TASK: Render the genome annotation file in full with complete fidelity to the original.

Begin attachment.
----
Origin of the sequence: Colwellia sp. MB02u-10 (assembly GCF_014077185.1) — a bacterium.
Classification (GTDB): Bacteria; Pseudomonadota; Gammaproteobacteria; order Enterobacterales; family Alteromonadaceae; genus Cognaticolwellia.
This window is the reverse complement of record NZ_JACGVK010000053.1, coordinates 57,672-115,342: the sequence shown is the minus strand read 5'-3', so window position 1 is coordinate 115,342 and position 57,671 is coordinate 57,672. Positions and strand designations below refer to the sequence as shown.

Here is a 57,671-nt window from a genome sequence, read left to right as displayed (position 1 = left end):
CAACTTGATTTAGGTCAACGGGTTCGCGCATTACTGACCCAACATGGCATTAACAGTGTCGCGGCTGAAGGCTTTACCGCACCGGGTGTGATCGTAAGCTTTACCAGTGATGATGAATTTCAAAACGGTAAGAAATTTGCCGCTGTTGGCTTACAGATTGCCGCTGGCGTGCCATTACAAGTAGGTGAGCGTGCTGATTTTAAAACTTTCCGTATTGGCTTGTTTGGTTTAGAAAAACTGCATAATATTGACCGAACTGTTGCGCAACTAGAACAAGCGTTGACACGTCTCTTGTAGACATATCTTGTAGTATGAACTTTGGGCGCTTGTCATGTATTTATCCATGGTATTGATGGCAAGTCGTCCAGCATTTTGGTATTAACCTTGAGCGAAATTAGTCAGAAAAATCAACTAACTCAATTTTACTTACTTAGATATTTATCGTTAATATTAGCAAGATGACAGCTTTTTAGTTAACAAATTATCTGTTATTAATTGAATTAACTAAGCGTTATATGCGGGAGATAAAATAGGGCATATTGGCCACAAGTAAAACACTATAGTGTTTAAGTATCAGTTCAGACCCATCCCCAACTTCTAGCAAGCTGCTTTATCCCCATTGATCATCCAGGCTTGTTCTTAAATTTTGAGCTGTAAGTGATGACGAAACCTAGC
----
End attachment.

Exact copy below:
Origin of the sequence: Colwellia sp. MB02u-10 (assembly GCF_014077185.1) — a bacterium.
Classification (GTDB): Bacteria; Pseudomonadota; Gammaproteobacteria; order Enterobacterales; family Alteromonadaceae; genus Cognaticolwellia.
This window is the reverse complement of record NZ_JACGVK010000053.1, coordinates 57,672-115,342: the sequence shown is the minus strand read 5'-3', so window position 1 is coordinate 115,342 and position 57,671 is coordinate 57,672. Positions and strand designations below refer to the sequence as shown.

Here is a 57,671-nt window from a genome sequence, read left to right as displayed (position 1 = left end):
CAACTTGATTTAGGTCAACGGGTTCGCGCATTACTGACCCAACATGGCATTAACAGTGTCGCGGCTGAAGGCTTTACCGCACCGGGTGTGATCGTAAGCTTTACCAGTGATGATGAATTTCAAAACGGTAAGAAATTTGCCGCTGTTGGCTTACAGATTGCCGCTGGCGTGCCATTACAAGTAGGTGAGCGTGCTGATTTTAAAACTTTCCGTATTGGCTTGTTTGGTTTAGAAAAACTGCATAATATTGACCGAACTGTTGCGCAACTAGAACAAGCGTTGACACGTCTCTTGTAGACATATCTTGTAGTATGAACTTTGGGCGCTTGTCATGTATTTATCCATGGTATTGATGGCAAGTCGTCCAGCATTTTGGTATTAACCTTGAGCGAAATTAGTCAGAAAAATCAACTAACTCAATTTTACTTACTTAGATATTTATCGTTAATATTAGCAAGATGACAGCTTTTTAGTTAACAAATTATCTGTTATTAATTGAATTAACTAAGCGTTATATGCGGGAGATAAAATAGGGCATATTGGCCACAAGTAAAACACTATAGTGTTTAAGTATCAGTTCAGACCCATCCCCAACTTCTAGCAAGCTGCTTTATCCCCATTGATCATCCAGGCTTGTTCTTAAATTTTGAGCTGTAAGTGATGACGAAACCTAGC